Tuesday, September 18, 2007

Well, I guess that answers that? (MD)

The organizations litigating the Maryland marriage case, Equality Maryland and the ACLU of Maryland, appear to be sticking to their original strategic decision: accept no less than marriage equality. The updated Q&A on both organizations websites affirms the position that civil unions are not an acceptable substitute, and declares lobbying for a marriage bill the next step. Good luck.

Speaking of legislative action, for the moment Equality California is still holding out hope and gathering signatures urging Gov.
Schwarzenegger to sign that state's marriage equality bill this time around. He justified his earlier veto by reference to Proposition 22 and the popular will. One can counter that the popular will was more recently expressed by sending those who passed the 2005 marriage bill back to the statehouse, plus one more LGBT ally.

MD court denies marriage; reserves civil unions?

Things to note about today's decision of the Courts of Appeals of Maryland:

The court split three ways: 4-1-2. The split was 5-2 in rejecting the plaintiff couples' arguments that they were constitutionally entitled to marry. However, only four judges accepted the state's argument that the couples were not entitled to the rights and benefits of married couples. Out of the remaining four, one would have found the plaintiffs entitled the the rights and benefits of marriage but not to marriage qua marriage, while two would have struck down the marriage ban altogether.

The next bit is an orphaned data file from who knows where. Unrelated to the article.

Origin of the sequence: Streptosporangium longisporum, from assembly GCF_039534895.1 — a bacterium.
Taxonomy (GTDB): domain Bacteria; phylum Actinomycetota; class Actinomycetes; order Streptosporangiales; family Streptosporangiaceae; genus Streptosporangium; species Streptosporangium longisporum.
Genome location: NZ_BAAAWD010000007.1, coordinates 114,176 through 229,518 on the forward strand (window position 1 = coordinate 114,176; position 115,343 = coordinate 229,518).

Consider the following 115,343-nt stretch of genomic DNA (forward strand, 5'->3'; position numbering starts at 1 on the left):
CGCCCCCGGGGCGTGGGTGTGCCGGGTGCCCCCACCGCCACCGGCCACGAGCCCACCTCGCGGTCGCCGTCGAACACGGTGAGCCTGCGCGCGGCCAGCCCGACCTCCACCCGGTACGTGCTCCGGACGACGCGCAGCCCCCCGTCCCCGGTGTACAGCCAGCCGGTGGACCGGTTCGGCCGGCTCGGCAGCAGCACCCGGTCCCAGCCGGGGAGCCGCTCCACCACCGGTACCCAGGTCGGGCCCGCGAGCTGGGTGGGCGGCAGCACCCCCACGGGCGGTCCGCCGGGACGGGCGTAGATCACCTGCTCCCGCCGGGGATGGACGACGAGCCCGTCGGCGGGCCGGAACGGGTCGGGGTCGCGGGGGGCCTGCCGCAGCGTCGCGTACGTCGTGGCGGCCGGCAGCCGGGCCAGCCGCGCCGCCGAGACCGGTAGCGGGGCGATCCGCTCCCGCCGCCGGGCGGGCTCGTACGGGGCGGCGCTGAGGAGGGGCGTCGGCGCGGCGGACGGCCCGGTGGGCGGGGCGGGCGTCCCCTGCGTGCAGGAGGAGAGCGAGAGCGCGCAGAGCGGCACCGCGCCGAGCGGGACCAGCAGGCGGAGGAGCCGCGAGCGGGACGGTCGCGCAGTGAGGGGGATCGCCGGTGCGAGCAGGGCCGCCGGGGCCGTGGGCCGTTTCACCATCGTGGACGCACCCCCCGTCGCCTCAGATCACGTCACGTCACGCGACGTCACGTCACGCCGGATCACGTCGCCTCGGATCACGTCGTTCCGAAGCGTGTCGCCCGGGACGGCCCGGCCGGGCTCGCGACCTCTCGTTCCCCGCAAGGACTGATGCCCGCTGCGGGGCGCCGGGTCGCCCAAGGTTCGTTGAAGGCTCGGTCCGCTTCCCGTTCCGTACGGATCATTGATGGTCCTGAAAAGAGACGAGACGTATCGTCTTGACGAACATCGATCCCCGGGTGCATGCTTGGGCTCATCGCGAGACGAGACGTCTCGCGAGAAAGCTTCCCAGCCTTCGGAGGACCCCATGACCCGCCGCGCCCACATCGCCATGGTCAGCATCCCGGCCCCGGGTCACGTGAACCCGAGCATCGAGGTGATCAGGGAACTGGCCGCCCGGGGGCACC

In a lengthy footnote, the majority criticizes Judge Raker's partial concurrence for proposing the "alternate remedy" of civil unions, because the plaintiffs expressly disavowed that they wanted such a remedy. Indeed, the plaintiffs clearly stated that a separate-but-equal solution a la New Jersey would not fully remedy their injuries and might even constitute a fresh dignitary harm.

It's possible that the plaintiffs' litigation strategy determined, at least in part, the result in this case. If a new lawsuit sought a New Jersey-style remedy, the majority's analysis (at least on my cursory skimming) does not seem to rule out a victory altogether. Whether such a suit will be pursued, I'm not sure.

Another note of potential interest is that two of the judges in the majority are now past the mandatory retirement age. (Then again, the author of the partial concurrence soon will be, too.) One wonders whether marriage-equality advocates will look to the choice of new judges in considering a follow-up suit -- or, perhaps, vice versa.